Memento Mori – “Remember, you must die.”

Well, yes, I do, most of the time, though I don’t think it’s wise to keep it top of mind.  Is it a serious thought? Yes. Is it depressing? It can be. BUT, it can serve as a wakeup call to live, to appreciate each day that we have, especially for those of us who have more yesterdays than tomorrows.

This week I made a New Year’s Resolution call to an old friend, a dear friend. She and I have known each other for many decades, experienced highs and lows together that will most likely, at least I hope, not return. We knew each other as few, if any did. And I use the past tense purposely. For, yes, it is that we knew each other. Oh, I still know her. And she remembers me, sort of. She knows my name, my voice, most likely not my face. But her memories of our times together, our experiences, have gone into that nether world of dementia. And so, a part of my past has vanished as well.

She is happily demented, I would say, a layperson’s assessment of her life. She laughs, and tells me that she has many friends. I hope she is right. Only once, several years ago now, when she was first diagnosed, when her lucid moments outpaced her clouded ones, did she talk about what it meant to say goodbye. Goodbye to me, to her memories, to her past. “I can’t remember shit, Cyn,” she said, laughing and crying at the same time. And I was silent. She knew me then. No longer does she remember that she can’t remember.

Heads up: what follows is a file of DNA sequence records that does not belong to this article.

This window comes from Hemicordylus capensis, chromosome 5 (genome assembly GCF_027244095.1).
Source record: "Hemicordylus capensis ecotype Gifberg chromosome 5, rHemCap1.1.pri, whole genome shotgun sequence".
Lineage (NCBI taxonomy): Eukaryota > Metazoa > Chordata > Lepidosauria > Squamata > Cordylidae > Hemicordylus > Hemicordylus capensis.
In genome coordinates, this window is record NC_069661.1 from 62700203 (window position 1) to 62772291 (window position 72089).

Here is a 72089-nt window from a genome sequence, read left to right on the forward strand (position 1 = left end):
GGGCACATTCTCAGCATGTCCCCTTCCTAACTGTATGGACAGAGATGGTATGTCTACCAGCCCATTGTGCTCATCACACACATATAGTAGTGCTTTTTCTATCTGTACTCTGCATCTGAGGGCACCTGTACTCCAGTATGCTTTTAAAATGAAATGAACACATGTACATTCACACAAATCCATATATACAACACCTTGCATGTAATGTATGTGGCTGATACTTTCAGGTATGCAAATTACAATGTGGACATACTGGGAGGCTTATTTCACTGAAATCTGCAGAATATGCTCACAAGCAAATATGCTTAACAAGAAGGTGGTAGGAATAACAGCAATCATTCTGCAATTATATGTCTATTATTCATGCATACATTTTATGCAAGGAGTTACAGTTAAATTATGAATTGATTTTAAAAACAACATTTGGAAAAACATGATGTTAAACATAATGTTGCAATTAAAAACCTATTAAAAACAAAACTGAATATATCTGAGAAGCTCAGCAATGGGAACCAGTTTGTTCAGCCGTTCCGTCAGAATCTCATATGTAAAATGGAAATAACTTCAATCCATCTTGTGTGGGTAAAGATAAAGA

And so, dear reader, as we begin this new year, let us “remember, you must die,” and pay attention, appreciate every hour that we have. Let’s seize the day, as the posters say. Let’s figure out exactly what that means, for each of us. Use the good silver, the china that was our great-great grandmother’s. Wear that velvet cape that lays in the attic wrapped in tissue paper. Figure out what’s important and hold on to it. Call the friend who knew you when. Make peace with some of your demons. But keep others around to remind you that you’re real.

Memento mori – I’ll drink to that – the good bourbon this time.

Another Sunday, http://www.cynthiastrauff.com

On Permission to Do Nothing


On Permission to Do Nothing

Week two of sabbatical – and I’ve done nothing but read. Nothing! And I must say that it’s delightful, and a bit alarming, how quickly, how easily, I have slipped into self-awarded, self-induced indolence – if you call lying on the sofa reading indolence. (At one time I had hoped that it would be named an Olympic sport.) And, surely, there must have been a time where I did not have a book in my hand, though I don’t remember it.

I read with the World Series playing in the distance. These games make me nervous, so sad always am I  for the losers. And, as happy as this former Chicagoan is for the Cubs, my heart goes out to Indian fans, and Cleveland, a city that could certainly use a break.

I’m staying away from TV as much as I can these days – no news and no talking heads – and I will not deign to comment on the political ads polluting the airways. How many millions of dollars wasted, flying into the pockets of media outlets and political opportunists, while bridges and schools crumble, and ordinary people worry about the future of our country.

There must be a better way. Can we not look to Europe, where politics, though as vicious, plays for less cost, in so many ways? Norway, now my ideal of campaign reason, has banned TV and radio political ads. Can you imagine such a return to sanity here? And their voter turnout is 81%.